by Cheryl Scott
The CMC Strategy Forums focus on relevant chemistry, manufacturing, and controls (CMC) issues throughout the life cycle of a therapeutic and thereby foster collaborative technical and regulatory interaction. Forum chairs share information with regulatory agencies to help them merge good scientific and regulatory practices. Outcomes of forum meetings are published in BioProcess International and on the CASSS website. This process is meant to help ensure that biopharmaceutical products manufactured with advancing technologies in a regulated environment will continue to be safe and efficacious.
This special report series highlights a major subject area that has been covered over the first 10 years of the CMC Strategy Forum series: process- and product-related impurities. Appearing quarterly throughout 2016, these inserts will reprint four original articles along with updated discussions of their subject matter. We continue this month with a general overview of product-related impurities (1) and continue in April with an overview of product-related impurities.
This month’s installment comes from an early CMC Strategy Forum, which took place on 19–20 July 2004 and was originally published a year later as a four-part article in BPI. The first day of that conference focused on process-related impurities, with an overview in the morning and a specific session on host-cell proteins (HCPs) in the afternoon. That overview (Part 1) was reprinted in its entirety as an insert to our February 2016 issue. Emily Shacter of ThinkFDA LLC (formerly of FDA-CDER), who was one of the authors of Part 2, provided commentary you can find online with our February 2016 issue.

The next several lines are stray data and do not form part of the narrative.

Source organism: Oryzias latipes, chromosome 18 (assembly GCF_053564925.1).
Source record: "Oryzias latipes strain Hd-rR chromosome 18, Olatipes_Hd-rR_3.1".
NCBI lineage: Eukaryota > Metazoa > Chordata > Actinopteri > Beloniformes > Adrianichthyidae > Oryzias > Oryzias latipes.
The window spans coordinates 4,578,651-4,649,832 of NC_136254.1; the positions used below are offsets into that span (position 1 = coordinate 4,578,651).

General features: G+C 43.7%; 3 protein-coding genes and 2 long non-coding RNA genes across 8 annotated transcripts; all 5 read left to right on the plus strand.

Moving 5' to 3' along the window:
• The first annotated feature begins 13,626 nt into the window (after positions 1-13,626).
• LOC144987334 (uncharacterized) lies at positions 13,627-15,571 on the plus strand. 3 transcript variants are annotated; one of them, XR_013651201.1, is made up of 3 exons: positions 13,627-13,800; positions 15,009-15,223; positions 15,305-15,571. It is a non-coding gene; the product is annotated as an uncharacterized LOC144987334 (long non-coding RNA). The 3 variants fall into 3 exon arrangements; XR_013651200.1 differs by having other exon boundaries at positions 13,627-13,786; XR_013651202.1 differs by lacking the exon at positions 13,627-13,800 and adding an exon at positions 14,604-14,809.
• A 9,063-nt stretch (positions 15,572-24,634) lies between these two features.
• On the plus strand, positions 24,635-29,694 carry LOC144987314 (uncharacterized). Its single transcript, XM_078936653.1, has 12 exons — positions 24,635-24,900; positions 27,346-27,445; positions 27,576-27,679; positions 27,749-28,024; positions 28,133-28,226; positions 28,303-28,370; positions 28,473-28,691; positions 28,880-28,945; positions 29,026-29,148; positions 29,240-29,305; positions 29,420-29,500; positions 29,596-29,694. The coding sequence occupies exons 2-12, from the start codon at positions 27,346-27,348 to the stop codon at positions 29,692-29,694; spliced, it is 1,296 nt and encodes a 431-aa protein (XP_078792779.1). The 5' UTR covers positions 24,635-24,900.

Part 3 of “Defining Your Product Profile and Maintaining Control Over It” introduces product-related impurities, and Part 4 highlights concerns over aggregation (2). The former is reprinted in its entirety here along with an executive summary of the latter.
For the remainder of this year, whole reports will be featured on extractables and leachables (September 2016) and the immunogenic potential of aggregates and particles (November 2016). Again we will include commentary from authors or other industry experts to update these discussions.
Our thanks go out to Karen Bertani of CASSS, an international separation science society, as well as the forum series program committee (below), for trusting BPI as their publishing partner in this endeavor. The CMC Strategy Forum series is ongoing. For information on upcoming meetings — in the United States, Europe, Japan, and Latin America — see the CASSS website.
2 Boerner R, Phillips J. Defining Your Product Profile and Maintaining Control Over It, Part 4: Tackling Aggregates. BioProcess Int. 3(10) 2005: 50–54.
Cheryl Scott is cofounder and senior technical editor of BioProcess International, email@example.com.
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|North American Program Committee|
|Siddharth Advant (Kemwell Biopharma); Yves Aubin (Health Canada); John Bishop (FDA–CBER); Barry Cherney and Anthony Mire-Sluis (Amgen); JR Dobbins (Eli Lilly and Company); Julia Edwards (Biogen); Sarah Kennett (FDA– CDER); Joseph Kutza and Timothy Schofield (MedImmune–AstraZeneca); Kimberly May (Merck); Stefanie Pluschkell (Pfizer); Nadine Ritter (Global Biotech Experts); Reb Russell (Bristol-Myers Squibb); Oscar SalasSolano (Seattle Genetics); Dieter Schmalzing (Genentech– Roche); Zahra Shahrokh (STC Biologics and ZDev Consulting); Jeffrey Staecker (BioPhia Consulting); and Andrew Weiskopf (Biogen Idec)|